Some cities are making it a lot easier to open a restaurant
Government is your friend
Published: December 1, 2012
Every business person knows you can’t fight City Hall. But what if you no longer needed to? What if city officials, instead of piling up obstacles between a restaurant and its opening day, tried to bulldoze them out of the way?
That’s a tantalizing experiment underway in two of America’s biggest cities. In New York and Chicago, the mayor’s offices are serving up a new paradigm for licensing restaurants: treating them like customers instead of combatants.
“Restaurants have often had an oppositional relationship with the city,” acknowledges Tokumbo Shobowale, chief business operations officer for New York City. “This program has flipped that on its head.”
The program he’s referring to is the New Business Acceleration Team, an initiative to simplify the city’s regulatory maze. The goal is to help new businesses open more quickly. Its first test case: restaurants.
“We focused on restaurants because they were touched by so many agencies,” says Shobowale.
The core idea is coordination. Instead of dealing with each agency separately, a budding restaurant owner has a single contact person at NBAT. The Client Manager schedules inspections, arranging for multiple agencies to arrive at the same time.
“Now you have a go-to person,” says NBAT executive director Robinson Hernandez. “You have one person in the city you can talk to, to communicate plans, challenges and opportunities out there.”
Other rules aim to make inspections more efficient. An inspector can pay an informal visit before a formal one, to alert an operator to issues that might need correcting. Some inspectors cross-train to serve more than one agency. Health inspectors, for example, can now inspect grease traps for the Department of Environmental Protection.
In two years, NBAT has helped open nearly 1,000 restaurants. Three of them belong to John Agnello. Each location of The Burger Bistro was licensed in 30 days or less. In years past, his typical wait had been four to six months.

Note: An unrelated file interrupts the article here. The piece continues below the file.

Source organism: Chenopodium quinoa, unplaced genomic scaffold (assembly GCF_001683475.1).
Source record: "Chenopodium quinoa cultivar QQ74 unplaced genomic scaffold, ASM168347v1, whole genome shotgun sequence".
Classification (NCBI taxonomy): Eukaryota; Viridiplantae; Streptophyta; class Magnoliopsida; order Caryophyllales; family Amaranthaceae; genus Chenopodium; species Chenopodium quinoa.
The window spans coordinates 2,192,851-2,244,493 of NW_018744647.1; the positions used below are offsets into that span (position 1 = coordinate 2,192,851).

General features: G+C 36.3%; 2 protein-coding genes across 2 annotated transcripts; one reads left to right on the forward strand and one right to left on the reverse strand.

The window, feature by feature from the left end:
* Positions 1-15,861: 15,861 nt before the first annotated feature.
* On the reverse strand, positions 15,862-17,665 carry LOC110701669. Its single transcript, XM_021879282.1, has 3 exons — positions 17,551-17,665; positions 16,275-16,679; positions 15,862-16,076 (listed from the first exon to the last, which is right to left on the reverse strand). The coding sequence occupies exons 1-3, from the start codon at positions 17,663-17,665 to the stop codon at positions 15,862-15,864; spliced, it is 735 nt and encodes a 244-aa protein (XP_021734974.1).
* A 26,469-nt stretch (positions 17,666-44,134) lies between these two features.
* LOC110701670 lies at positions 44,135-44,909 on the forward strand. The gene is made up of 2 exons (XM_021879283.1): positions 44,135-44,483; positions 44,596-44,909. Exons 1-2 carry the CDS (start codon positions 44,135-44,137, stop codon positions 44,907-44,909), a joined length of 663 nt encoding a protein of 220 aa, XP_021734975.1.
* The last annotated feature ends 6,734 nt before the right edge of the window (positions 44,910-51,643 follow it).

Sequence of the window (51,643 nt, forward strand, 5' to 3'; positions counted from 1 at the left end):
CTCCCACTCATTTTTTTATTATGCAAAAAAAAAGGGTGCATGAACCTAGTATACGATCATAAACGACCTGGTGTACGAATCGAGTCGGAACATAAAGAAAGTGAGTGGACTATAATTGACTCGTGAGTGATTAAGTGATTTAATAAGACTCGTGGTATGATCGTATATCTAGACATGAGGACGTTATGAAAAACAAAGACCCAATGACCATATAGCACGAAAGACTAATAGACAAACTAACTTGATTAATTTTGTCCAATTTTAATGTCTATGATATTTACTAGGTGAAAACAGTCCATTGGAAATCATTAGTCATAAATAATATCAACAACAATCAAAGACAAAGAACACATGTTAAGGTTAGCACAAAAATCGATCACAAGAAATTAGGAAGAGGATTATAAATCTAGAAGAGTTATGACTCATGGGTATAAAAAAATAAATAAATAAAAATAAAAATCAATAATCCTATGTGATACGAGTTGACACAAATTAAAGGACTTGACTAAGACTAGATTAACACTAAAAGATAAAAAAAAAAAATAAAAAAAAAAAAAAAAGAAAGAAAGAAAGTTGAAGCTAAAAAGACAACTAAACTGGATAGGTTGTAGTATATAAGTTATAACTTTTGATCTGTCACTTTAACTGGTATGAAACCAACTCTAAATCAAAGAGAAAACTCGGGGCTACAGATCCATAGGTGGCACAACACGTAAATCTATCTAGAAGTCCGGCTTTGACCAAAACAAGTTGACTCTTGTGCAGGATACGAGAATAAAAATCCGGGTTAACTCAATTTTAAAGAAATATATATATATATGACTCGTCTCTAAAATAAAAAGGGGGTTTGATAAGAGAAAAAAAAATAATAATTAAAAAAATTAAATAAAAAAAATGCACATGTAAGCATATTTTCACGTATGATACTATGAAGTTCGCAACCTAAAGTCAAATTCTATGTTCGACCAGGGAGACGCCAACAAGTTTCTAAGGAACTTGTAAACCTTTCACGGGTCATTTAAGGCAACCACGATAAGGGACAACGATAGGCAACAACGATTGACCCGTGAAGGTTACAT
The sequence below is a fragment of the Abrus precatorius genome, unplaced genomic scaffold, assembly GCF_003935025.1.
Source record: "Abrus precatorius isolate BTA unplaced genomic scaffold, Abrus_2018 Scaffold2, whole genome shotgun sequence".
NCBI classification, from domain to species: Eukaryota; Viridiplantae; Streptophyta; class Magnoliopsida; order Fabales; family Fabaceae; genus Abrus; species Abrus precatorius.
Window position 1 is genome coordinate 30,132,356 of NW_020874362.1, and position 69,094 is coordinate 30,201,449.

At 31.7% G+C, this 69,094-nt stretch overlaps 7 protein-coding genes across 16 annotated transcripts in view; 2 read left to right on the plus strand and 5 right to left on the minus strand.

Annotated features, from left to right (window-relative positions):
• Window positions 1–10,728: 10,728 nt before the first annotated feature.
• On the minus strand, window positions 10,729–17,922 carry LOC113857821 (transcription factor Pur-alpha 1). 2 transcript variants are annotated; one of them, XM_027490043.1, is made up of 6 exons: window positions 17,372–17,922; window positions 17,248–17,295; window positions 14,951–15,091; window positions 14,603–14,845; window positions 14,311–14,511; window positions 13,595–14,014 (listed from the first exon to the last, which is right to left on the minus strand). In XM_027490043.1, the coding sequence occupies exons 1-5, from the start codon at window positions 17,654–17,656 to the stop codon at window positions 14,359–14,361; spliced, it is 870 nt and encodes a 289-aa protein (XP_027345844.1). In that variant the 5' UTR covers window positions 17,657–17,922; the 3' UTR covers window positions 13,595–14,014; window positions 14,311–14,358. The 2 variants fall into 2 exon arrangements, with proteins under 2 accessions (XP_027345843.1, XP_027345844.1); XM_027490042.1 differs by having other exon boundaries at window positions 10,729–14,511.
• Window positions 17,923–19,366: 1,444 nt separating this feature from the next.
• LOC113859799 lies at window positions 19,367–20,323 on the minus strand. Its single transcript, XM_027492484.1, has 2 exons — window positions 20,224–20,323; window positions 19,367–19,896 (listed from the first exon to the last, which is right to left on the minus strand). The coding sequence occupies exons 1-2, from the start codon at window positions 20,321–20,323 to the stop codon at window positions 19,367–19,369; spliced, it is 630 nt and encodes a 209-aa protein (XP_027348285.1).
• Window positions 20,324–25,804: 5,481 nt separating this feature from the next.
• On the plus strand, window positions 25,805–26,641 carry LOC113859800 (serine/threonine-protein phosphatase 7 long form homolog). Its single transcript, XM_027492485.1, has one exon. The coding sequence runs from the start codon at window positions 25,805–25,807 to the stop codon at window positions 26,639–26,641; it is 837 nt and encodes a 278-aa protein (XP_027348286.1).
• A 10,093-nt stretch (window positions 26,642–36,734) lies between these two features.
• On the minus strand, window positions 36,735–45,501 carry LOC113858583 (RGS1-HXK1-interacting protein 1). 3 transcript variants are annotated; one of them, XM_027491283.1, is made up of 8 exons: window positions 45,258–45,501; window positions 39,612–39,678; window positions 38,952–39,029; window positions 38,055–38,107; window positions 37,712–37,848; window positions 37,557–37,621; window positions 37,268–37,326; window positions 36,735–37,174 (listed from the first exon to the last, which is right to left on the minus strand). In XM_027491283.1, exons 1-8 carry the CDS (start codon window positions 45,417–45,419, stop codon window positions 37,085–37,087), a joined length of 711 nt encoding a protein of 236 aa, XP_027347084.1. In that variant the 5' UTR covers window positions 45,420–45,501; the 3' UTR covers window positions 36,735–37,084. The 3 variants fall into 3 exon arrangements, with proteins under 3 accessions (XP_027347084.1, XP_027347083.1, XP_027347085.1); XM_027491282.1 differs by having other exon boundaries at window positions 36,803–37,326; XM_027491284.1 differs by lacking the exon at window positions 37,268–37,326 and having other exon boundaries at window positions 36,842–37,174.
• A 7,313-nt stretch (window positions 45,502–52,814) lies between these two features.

“They were available by phone or email, and they returned calls in a timely fashion,” says Agnello. “I believed they really cared about getting us open.”
If the process is user-friendly, it’s partly because restaurants had input. Says Andrew Rigie, executive director of the New York City Hospitality Alliance, “The Alliance met with the city and different regulatory agencies and explained the pain points that operators find and ways they could fix the process.”
Overall, he says, “People are happy. They’ve often felt lost. Now they feel they at least have someone they can call in the city when they’re opening up a business.”
NBAT’s principles have rippled beyond the Big Apple. A nonprofit foundation affiliate gave grants to five other cities to explore efficiencies. One of those cities, Chicago, consulted with NBAT before launching a Restaurant Startup Program.
“Restaurants are a leading job creator in Chicago, responsible for nearly 10 percent of the jobs in the city,” says Jennifer Lipford, spokeswoman for the Department of Business Affairs and Consumer Protection. “Too often, inspections add to the cost of starting a restaurant, with some new restaurants enduring as many as 20 inspections.”
By synchronizing visits from various agencies, the program cuts the number in half. In addition, a proposed city ordinance would trim license categories by 60 percent. So far, reports Lipford, 120 restaurants have opened in an average of 25 days.
As in New York, restaurants were consulted on the program’s design. “The city reached out to us,” says Sam Toia, president of the Illinois Restaurant Association. “This is a breath of fresh air.”
Chicago’s effort launched in June, and may still be working out its kinks, reports Mickey Hornick, who’s opening a second location of the vegan Chicago Diner. He ran into problems like having an occupancy card revoked two hours after it was issued. But calls to the Mayor’s office quickly cleared the roadblocks.
“It’s going to take some time for people at City Hall to get used to it,” says Hornick. “But once I got the initial drawings in, it’s been very efficient and timely. Last Tuesday, they said the electrical inspector was coming, and there they were. On Thursday [they said] the plumbing inspector was coming, and there they were.”
Both cities see restaurants as models for other small businesses. New York is now reforming licensing for other food-related firms, like convenience stores, bakeries and bars.
The ultimate goal of the program, says Shobowale, is to “re-establish the city’s relationships with its customers, the small businesses. This has transformed the way people see their relationship with government.”